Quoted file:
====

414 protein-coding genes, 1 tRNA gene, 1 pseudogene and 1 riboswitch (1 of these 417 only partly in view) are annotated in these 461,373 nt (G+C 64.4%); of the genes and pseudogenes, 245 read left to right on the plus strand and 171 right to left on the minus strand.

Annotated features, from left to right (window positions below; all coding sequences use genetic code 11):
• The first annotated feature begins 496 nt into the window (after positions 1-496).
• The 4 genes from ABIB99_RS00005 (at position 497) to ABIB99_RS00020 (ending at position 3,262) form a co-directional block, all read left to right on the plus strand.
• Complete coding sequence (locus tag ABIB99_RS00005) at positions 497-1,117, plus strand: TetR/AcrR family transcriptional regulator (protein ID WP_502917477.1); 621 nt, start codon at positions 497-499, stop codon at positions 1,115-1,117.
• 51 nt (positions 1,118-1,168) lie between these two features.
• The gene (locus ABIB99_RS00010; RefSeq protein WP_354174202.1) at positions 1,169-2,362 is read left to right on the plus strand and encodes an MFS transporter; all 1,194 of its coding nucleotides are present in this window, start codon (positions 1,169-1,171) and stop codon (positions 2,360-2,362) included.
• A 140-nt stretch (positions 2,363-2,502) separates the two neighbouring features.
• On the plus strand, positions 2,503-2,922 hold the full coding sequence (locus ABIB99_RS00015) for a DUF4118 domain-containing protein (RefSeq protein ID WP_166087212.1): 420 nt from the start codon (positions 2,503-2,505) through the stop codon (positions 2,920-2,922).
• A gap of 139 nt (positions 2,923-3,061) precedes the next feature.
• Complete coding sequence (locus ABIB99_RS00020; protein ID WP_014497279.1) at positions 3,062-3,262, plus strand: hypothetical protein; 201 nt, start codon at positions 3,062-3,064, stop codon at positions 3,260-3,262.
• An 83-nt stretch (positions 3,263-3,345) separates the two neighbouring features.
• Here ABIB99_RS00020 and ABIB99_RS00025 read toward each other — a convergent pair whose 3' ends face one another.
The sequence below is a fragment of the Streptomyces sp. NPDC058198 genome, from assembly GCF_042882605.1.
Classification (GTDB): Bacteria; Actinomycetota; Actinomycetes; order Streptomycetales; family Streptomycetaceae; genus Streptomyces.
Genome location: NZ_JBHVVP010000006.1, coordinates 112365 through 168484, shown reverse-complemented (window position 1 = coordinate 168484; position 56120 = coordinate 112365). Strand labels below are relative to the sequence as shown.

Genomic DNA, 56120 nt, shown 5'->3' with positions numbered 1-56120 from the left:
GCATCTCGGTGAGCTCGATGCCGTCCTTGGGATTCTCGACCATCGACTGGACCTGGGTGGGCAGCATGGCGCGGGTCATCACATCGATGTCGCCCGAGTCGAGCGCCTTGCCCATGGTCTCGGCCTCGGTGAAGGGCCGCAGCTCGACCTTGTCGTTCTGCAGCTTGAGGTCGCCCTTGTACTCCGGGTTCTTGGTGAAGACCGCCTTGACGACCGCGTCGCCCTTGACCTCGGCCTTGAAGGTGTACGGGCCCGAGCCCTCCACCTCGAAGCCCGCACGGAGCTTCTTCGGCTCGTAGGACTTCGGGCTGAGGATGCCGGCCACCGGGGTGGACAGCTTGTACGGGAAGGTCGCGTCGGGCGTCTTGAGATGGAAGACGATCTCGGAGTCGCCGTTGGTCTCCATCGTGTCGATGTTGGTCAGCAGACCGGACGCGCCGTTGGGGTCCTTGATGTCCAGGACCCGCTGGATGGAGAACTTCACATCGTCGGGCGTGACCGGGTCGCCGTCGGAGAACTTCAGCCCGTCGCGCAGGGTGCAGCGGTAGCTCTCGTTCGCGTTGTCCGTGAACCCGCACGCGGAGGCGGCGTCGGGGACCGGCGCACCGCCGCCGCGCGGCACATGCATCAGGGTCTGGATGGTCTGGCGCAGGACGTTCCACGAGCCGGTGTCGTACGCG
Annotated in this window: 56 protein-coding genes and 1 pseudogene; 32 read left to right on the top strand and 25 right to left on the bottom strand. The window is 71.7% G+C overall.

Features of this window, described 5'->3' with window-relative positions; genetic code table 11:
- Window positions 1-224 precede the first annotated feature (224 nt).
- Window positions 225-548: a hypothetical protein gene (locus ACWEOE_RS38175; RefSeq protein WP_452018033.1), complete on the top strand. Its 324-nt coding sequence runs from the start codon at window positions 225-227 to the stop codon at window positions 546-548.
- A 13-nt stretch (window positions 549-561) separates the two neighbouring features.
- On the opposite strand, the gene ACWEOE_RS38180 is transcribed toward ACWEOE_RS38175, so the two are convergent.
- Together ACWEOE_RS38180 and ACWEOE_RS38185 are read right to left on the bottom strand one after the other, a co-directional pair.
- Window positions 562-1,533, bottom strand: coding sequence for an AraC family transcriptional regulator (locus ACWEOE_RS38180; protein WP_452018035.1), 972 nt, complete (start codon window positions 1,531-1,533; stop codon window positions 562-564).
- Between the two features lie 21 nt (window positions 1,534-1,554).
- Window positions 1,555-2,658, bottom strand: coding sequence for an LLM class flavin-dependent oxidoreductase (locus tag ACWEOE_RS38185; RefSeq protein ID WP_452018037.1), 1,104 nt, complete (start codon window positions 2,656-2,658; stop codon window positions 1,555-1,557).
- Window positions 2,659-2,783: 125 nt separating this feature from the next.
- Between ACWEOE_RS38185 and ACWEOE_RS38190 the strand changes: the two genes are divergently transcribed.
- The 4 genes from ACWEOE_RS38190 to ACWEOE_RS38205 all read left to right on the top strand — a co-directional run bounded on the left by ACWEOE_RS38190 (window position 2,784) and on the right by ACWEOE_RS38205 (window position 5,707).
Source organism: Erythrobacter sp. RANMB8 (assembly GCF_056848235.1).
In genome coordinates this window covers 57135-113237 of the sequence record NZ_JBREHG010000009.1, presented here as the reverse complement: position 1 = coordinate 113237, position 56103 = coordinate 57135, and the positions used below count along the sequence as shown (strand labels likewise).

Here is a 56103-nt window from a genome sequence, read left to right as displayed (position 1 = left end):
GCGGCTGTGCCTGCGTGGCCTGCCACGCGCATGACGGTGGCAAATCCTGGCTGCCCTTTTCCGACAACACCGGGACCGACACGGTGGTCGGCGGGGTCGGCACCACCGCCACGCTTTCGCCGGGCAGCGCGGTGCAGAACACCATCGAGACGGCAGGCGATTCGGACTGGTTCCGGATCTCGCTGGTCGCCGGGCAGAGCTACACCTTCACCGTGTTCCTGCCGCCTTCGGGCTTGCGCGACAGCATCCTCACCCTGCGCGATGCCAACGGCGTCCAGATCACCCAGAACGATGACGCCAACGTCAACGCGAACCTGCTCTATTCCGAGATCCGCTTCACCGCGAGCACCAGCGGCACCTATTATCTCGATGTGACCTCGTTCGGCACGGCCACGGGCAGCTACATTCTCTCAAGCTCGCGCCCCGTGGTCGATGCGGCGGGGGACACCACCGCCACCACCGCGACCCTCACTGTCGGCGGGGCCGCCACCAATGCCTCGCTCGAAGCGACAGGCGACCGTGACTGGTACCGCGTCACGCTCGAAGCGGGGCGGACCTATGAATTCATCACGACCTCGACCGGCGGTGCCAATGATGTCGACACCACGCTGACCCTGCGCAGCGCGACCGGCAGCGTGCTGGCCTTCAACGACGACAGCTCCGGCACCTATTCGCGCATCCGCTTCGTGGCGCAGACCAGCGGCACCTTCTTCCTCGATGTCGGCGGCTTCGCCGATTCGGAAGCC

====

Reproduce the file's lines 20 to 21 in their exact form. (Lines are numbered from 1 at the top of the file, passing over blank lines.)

Features of this window, described 5'->3' with window-relative positions; genetic code table 11:
- Window positions 1-224 precede the first annotated feature (224 nt).